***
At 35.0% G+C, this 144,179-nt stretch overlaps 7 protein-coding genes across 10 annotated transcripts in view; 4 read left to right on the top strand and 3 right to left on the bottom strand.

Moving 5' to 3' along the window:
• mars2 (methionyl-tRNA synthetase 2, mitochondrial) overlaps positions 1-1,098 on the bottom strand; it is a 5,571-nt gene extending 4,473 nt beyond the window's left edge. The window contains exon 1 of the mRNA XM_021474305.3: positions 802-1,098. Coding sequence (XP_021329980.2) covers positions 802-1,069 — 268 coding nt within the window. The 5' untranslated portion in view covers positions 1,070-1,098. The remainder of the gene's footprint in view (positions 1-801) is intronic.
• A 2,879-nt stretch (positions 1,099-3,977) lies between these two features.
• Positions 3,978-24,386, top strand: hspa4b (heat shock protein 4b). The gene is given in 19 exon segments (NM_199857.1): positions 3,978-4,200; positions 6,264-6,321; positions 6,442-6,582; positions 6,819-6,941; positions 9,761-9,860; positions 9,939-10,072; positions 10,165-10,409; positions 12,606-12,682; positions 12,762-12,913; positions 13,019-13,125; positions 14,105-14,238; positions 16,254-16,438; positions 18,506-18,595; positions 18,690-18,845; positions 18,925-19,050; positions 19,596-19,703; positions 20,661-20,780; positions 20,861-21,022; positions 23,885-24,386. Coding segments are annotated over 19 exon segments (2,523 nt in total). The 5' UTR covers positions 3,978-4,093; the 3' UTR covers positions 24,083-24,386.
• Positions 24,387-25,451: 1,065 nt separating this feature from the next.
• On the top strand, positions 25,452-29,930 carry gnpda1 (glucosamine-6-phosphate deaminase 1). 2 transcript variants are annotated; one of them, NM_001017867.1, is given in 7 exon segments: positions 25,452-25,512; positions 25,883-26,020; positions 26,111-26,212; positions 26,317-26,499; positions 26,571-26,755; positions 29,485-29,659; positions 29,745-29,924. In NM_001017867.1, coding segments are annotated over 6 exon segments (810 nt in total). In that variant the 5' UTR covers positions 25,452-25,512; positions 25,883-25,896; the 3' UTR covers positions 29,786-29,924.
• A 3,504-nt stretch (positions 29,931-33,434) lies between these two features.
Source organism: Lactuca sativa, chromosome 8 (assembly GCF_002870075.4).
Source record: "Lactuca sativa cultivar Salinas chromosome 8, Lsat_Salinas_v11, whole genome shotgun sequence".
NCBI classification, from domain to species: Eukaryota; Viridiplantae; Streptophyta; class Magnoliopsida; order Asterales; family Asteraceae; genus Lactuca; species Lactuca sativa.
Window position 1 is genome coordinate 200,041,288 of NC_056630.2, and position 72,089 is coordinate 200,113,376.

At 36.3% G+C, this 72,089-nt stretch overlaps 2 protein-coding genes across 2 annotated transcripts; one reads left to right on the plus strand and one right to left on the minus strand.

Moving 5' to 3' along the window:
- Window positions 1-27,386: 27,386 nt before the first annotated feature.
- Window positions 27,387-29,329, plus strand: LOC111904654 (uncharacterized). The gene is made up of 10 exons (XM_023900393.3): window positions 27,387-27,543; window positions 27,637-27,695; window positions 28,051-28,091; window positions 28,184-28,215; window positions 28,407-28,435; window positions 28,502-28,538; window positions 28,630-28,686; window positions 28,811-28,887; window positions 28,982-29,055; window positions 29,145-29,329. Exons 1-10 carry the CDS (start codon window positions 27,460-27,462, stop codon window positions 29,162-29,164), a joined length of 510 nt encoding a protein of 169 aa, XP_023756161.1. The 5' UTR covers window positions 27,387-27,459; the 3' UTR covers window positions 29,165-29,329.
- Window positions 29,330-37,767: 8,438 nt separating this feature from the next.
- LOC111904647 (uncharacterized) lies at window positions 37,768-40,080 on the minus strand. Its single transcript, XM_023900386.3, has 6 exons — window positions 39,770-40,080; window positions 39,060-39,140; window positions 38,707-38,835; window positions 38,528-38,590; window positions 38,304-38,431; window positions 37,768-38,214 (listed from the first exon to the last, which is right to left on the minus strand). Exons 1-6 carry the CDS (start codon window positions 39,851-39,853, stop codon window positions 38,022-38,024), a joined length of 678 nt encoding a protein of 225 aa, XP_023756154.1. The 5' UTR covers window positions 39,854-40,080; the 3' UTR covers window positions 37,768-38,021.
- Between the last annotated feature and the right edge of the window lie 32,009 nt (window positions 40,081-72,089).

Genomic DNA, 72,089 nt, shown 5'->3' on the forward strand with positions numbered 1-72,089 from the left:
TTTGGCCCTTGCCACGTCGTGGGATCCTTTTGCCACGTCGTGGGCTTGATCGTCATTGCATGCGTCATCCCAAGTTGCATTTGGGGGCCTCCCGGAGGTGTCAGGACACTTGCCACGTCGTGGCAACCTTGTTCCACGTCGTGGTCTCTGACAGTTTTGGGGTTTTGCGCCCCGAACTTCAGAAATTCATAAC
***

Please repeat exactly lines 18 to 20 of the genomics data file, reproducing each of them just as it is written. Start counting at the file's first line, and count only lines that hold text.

- LOC111904647 (uncharacterized) lies at window positions 37,768-40,080 on the minus strand. Its single transcript, XM_023900386.3, has 6 exons — window positions 39,770-40,080; window positions 39,060-39,140; window positions 38,707-38,835; window positions 38,528-38,590; window positions 38,304-38,431; window positions 37,768-38,214 (listed from the first exon to the last, which is right to left on the minus strand). Exons 1-6 carry the CDS (start codon window positions 39,851-39,853, stop codon window positions 38,022-38,024), a joined length of 678 nt encoding a protein of 225 aa, XP_023756154.1. The 5' UTR covers window positions 39,854-40,080; the 3' UTR covers window positions 37,768-38,021.
- Between the last annotated feature and the right edge of the window lie 32,009 nt (window positions 40,081-72,089).

Genomic DNA, 72,089 nt, shown 5'->3' on the forward strand with positions numbered 1-72,089 from the left: